Bezos vs. Musk? Amazon CEO plans to build, launch rockets off Florida coast
The new operation will be located at a refurbished Cape Canaveral Air Force Station in Florida, very close to NASA’s Kennedy Space Center, where launch pads have remained unused for about a decade. Blue Origin will dedicate itself to making reusable systems, like orbital launchers, that could potentially cut slash the price of spaceflight dramatically.
“As a kid, I was inspired by the giant Saturn 5 (Apollo moon) missions that roared to life from these shores. Today, we’re thrilled to be coming to the Sunshine State for a new era of exploration,” Bezos said at the launch site on Tuesday, according to Reuters.
Currently, Blue Origin is hard at work developing a new set of rockets that Bezos hopes will be ready for launch by the end of the decade. Tentatively called “Very Big Brother,” the vehicle will be capable of carrying humans into space, allowing them to reach heights of 250 miles above the Earth – where the International Space Station resides – and higher.
However, these rockets will not carry humans right away – at least, not until test flights involving the transport of cargo or satellites have successfully been conducted, the Los Angeles Times reported.
“Reusability is the key to lowering the cost of getting into space,” Bezos said, as quoted by the LA Times.
The first rocket designed by the company, called New Shepard, was tested in April in Texas. The rocket, which can potentially carry six people, is able to reach heights of 62 miles above Earth and was designed to feature a reusable rocket booster system.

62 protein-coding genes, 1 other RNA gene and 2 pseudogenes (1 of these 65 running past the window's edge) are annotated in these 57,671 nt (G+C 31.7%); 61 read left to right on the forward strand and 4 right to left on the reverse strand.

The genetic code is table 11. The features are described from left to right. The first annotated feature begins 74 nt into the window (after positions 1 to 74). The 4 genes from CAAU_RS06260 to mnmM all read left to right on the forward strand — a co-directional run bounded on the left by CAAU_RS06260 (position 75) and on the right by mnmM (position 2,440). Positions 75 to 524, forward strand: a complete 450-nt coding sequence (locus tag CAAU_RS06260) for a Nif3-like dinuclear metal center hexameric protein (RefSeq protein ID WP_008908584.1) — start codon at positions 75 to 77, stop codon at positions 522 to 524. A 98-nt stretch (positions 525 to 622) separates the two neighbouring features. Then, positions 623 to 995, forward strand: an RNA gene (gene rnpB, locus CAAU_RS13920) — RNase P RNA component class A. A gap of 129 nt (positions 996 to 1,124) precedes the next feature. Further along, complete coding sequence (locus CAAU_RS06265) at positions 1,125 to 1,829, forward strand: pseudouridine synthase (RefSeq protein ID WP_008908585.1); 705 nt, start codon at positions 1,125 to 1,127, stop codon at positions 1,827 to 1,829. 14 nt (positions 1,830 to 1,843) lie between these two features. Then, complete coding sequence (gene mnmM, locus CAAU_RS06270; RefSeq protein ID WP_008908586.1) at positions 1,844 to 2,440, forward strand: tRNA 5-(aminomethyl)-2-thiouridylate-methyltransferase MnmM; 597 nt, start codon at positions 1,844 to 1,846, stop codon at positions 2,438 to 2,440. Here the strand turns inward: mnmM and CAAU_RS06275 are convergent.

Additionally, Bezos said that the new rocket fleet would be powered by the new BE-4 engine which is currently under development in partnership with Boeing and Lockheed Martin’s United Launch Alliance (ULA) program. Announced last year, the new engine is intended to replace the Russian-made RD-180, which is used in the Atlas V rocket launch system.
The BE-4 engine may also be used by the ULA’s upcoming Vulcan rocket, which the firm says could potentially cut the price of launching a rocket from $225 million to $100 million by employing reusable engines. Bezos told Reuters that he did not know whether the engine would first be deployed for Blue Origins or ULA, which is scheduled for a 2019 launch.
In September 2015, Blue Origins said that it is on pace to have the BE-4 engine qualified for flight in 2017.
In bringing Blue Origins to Florida, Governor Rick Scott said Bezos will pump more than $200 million into the local economy and create 330 jobs, NPR reported.
Bezos has also deepened his involvement in what is fast becoming a private industry space race featuring billionaires at the helm. SpaceX, the spaceflight company founded by Tesla CEO Elon Musk, has already aunched several rockets that have shipped supply cargo to the ISS, while also working on creating reusable rockets.
The company suffered its first major setback in June, when an unmanned Falcon 9 rocket carrying ISS cargo exploded shortly after launch. Its reusable rocket stage has yet to land successfully, but the SpaceX remains optimistic.
Virgin Galactic, founded by billionaire Virgin Atlantic founder Richard Branson, meanwhile, is also expanding its space ambitions. First established with the goal of sending tourists into space, Galactic recently announced that it’s working to power up its rockets so that they can carry satellites into space, The Washington Post reported.
Branson’s project also suffered a loss last year, when a SpaceShipTwo craft crashed, killing one of the pilots.